There are some folks who think that all trip and fall lawsuits should be dismissed outright. This short posting is designed to change their minds. The linked video should help.
The logic behind dismissal is well known to every lawyer that ever represented someone tripping on a defect. There are two fundamental defenses, regardless of the condition of the street, stairs, walkway:
1. The defective condition was open and obvious, and therefore it should have been seen by the person that was injured; or
2. The defect was de minimis, that being too small to be actionable.
But here’s the thing, the way we walk is governed by the actual ground we cover. Our eyes and brains don’t tell us to walk the same way across a rocky trail that we do across a marble lobby, or a set of stairs. When we perceive dangers, we react differently. This is normal.
And what happens when we perceive a normal walkway or set of stairs, but a defect is there? What happens when our expectations are confounded? We have a trap.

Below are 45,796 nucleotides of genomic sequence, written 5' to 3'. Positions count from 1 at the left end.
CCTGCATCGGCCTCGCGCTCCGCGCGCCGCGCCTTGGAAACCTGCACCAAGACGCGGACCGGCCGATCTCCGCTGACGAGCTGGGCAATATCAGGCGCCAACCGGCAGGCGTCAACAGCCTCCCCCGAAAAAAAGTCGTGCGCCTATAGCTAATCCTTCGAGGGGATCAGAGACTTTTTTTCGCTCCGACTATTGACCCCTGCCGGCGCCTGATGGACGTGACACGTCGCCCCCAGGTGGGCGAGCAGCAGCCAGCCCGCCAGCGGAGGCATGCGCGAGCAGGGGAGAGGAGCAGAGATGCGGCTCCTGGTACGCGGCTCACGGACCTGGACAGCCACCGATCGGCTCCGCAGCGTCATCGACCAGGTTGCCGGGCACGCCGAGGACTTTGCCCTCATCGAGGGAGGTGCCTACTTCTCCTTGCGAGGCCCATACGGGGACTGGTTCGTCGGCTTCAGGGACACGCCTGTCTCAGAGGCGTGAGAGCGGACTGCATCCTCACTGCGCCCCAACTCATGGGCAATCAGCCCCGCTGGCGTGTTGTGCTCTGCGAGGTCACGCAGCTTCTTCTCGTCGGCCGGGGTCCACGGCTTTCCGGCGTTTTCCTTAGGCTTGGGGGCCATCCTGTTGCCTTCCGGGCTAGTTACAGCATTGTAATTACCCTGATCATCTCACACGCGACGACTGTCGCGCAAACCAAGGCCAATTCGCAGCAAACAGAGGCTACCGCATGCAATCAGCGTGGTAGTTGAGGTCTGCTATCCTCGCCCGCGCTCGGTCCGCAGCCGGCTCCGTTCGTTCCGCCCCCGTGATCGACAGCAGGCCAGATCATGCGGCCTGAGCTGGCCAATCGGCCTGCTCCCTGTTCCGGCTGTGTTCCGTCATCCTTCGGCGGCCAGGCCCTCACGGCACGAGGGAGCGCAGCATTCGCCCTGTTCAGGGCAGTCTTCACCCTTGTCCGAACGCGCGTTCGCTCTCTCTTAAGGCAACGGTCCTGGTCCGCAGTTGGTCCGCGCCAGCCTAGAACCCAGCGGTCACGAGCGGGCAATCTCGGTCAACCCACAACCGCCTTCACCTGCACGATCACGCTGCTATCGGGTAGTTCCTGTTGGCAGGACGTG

Courtesy of Niki Black, comes this short video posted yesterday by Brooklyn filmmaker Dean Peterson: A “normal” set of stairs for a New York City subway line (36 Street station, served by the D, N and R trains), except that one stair is actually a different height. I don’t know how many people have been hurt here, but if this defect still exists, you can bet there are accidents waiting to happen.
And so, if you are one of those people who are always so quick to blame the victim for not watching where they are going,this video will hopefully be food for thought.
Updated: The video caught the attention of NBC news, which measured the defect at 1/2″, and quoted Peterson on the trap:
“My girlfriend and I would walk up all the time, and we would always trip,” he said. “We just thought we were kind of klutzy. But then I kind of noticed that other people were doing it, too.”
Because of the video and bad press (and 300,000+ views on that video), the MTA is now fixing the problem. It would certainly be interesting to know how many people were hurt there, and how long this existed, before they snapped into action.
It has been my experience that many judges feel the same way about slip and fall cases. I can recall one case I had where the evidence seemed clear that the management company was at fault for the defect in the sidewalk that injured our client badly and certainly enough evidence to surpass summary judgment. The judge disagreed and awarded summary judgement to the defense on what is known as the “trifiling defect” defense.
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